OAKDALE — A down economy could mean slower ticket sales at this week's 58th Annual Oakdale Saddle Club Rodeo, but that's not what people were talking about at the rodeo grounds Thursday afternoon.
With four hours to go before women's barrel racing, the question on everyone's mind was: How long would the rain last and would it turn the arena into mud soup?
Well, that's probably not what the roping steers were thinking about. About two dozen of them grazed in the pasture along Highway 108, calming down after their journey from stock contractor Cotton Rosser's ranch in Marysville, 40 miles north of Sacramento. "They've taken a long trip on a truck and they're nervous and fidgety," said Dan Vigil, a Saddle Club director.
As the steers feasted on grass, last-minute preparations swirled around them. Two men pieced together a mechanical bull. Flatbeds stocked with portable toilets rolled past. Pickups hauling horse trailers made their way to the field behind the arena, where rodeo competitors were setting up camp.
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Among them was 22-year-old Ashley Garcia of Temecula, who would be riding an appaloosa named Chief in Thursday night's barrel racing competition. The event involves maneuvering a horse at about 35 miles per hour in a series of tight turns around barrels.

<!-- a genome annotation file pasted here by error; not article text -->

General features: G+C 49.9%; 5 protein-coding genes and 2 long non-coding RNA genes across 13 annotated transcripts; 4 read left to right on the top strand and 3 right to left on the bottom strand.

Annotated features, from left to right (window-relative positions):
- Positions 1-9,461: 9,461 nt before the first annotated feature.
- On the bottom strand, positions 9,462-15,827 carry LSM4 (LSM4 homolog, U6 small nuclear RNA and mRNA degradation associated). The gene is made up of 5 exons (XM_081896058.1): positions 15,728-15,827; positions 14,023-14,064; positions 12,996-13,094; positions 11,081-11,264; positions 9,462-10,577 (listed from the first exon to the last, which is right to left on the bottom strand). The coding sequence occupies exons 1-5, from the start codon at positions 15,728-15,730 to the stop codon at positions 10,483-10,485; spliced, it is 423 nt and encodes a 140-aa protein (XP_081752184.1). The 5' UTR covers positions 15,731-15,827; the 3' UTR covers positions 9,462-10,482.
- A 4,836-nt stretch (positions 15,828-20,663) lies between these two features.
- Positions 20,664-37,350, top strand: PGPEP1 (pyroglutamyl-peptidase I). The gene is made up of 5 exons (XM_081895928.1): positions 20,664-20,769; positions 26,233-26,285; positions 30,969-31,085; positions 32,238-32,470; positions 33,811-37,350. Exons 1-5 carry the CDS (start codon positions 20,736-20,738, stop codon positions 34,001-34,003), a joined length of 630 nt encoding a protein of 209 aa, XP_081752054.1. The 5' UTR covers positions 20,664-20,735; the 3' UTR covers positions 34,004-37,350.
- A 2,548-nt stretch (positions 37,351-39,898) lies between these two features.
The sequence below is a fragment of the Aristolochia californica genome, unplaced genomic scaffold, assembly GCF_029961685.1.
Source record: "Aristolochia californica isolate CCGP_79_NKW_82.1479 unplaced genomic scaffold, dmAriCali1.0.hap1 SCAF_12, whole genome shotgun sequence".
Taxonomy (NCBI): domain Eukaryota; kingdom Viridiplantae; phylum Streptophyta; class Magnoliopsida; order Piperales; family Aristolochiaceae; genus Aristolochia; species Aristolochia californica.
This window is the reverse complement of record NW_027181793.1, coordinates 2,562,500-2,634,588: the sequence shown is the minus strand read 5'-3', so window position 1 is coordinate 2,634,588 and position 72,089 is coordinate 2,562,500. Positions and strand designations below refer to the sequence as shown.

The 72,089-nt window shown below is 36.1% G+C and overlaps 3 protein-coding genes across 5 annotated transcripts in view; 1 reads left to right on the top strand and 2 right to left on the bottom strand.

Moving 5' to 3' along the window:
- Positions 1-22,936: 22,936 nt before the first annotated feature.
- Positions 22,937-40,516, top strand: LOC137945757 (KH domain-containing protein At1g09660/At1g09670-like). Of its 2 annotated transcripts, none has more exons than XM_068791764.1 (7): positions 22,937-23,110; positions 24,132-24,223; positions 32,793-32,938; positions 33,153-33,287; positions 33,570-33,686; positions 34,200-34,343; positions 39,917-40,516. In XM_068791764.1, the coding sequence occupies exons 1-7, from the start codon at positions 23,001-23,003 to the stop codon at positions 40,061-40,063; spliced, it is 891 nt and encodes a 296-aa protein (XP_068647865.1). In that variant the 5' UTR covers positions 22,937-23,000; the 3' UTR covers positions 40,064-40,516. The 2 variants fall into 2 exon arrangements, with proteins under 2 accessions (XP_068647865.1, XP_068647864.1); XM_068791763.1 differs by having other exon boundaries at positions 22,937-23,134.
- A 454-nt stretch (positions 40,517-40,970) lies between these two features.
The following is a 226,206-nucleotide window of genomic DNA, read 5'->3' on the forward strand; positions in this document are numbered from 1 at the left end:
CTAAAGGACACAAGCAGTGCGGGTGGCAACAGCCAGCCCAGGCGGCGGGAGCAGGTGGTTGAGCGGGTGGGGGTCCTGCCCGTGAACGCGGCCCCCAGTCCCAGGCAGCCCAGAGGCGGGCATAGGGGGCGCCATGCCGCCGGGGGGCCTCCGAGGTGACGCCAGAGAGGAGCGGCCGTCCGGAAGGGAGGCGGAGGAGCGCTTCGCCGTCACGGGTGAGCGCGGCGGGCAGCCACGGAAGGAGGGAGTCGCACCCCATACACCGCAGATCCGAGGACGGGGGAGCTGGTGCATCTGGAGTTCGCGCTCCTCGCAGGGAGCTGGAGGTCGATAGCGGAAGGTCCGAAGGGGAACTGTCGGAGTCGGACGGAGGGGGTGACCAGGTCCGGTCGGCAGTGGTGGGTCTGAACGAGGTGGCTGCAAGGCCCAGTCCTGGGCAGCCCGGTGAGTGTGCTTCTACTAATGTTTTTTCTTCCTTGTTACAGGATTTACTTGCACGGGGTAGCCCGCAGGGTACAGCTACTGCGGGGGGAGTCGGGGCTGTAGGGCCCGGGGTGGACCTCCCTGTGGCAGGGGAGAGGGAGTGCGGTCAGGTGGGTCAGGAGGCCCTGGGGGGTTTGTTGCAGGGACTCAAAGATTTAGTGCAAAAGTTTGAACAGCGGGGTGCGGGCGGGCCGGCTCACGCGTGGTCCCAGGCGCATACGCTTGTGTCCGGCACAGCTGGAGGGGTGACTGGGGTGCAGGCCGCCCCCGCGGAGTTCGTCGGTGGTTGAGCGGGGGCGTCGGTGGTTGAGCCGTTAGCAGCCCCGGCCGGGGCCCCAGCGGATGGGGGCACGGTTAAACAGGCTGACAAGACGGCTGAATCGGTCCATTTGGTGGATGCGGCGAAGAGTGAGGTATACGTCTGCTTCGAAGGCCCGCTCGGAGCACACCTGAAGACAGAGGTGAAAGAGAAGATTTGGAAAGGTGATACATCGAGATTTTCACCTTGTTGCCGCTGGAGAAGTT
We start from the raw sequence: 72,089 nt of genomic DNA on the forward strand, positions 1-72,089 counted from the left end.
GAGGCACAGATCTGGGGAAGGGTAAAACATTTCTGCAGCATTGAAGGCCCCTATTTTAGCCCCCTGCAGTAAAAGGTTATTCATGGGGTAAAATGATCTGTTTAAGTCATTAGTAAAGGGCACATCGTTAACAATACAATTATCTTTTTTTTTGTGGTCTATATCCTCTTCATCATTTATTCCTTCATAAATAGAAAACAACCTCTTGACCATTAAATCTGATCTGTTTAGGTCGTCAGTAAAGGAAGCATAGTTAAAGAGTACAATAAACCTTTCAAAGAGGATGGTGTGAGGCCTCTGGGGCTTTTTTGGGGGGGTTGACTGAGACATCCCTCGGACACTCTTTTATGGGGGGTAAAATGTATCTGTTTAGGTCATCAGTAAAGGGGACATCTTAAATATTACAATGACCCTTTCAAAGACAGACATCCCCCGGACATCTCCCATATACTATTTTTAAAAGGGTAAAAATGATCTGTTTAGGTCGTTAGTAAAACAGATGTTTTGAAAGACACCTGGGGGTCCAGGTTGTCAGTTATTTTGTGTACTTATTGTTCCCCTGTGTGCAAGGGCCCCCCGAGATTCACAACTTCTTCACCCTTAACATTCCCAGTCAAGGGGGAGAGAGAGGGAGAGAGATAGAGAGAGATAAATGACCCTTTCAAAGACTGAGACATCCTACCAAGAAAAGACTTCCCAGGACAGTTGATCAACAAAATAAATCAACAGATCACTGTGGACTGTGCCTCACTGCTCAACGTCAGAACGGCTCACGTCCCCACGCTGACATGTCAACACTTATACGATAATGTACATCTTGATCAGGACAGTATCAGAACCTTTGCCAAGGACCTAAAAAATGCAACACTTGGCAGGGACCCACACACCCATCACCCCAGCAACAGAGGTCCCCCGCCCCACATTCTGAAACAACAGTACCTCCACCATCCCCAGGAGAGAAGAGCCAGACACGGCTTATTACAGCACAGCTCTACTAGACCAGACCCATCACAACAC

A little rain is good for barrel racing, Garcia said, because the moisture makes the ground "set up." When the arena is too dry, the dirt is too loose. That makes horses lose their footing like a skier hitting an icy patch. But too much rain makes for a dangerous ride, especially because horses don't slow when they make turns, Garcia said.
To help avoid an injury, Garcia planned to walk and trot Chief to warm him up before the competition.
For good luck, Garcia wore a jumbo silver belt buckle she won in the Oakdale Rodeo's 2005 barrel racing event. She said she didn't know how many inches wide it was, but this will give you an idea of its size: "I eat off of it when I don't have a plate," Garcia joked.
Also getting ready for the night was professional rodeo photographer Dan Hubbell of Casper, Wyo. Hubbell takes photos at rodeos across the West. He said rodeo is different from other sports, such as football and basketball. "The people are fairly reserved, kind of loners who don't like to be messed with too much," Hubbell said. "They like to keep the Western way of life."
That's why Saddle Club director Bill Cantone likes the rodeo. On Thursday, he could be found alone on the far end of the field behind the arena, tying a banner marked "contestant parking" to a fence. Nearby, his dog, Wyatt, a standoffish border collie, tunneled into the dirt after an unseen critter.
"I've been around cattle and horses all my life," Cantone said. "I don't think there's anything more soothing."
Cantone said this year's rodeo has 447 contestants, down slightly from last year, but not by much. Some sponsors dropped out, but other businesses stepped in to take their place, he said.
As for the rain, it was supposed to go away by Saturday and Sunday. Even if it doesn't, the show would go on, he said. "It could be sloppy, but it'll still work."
Bee staff writer Leslie Albrecht can be reached at firstname.lastname@example.org or 578-2378.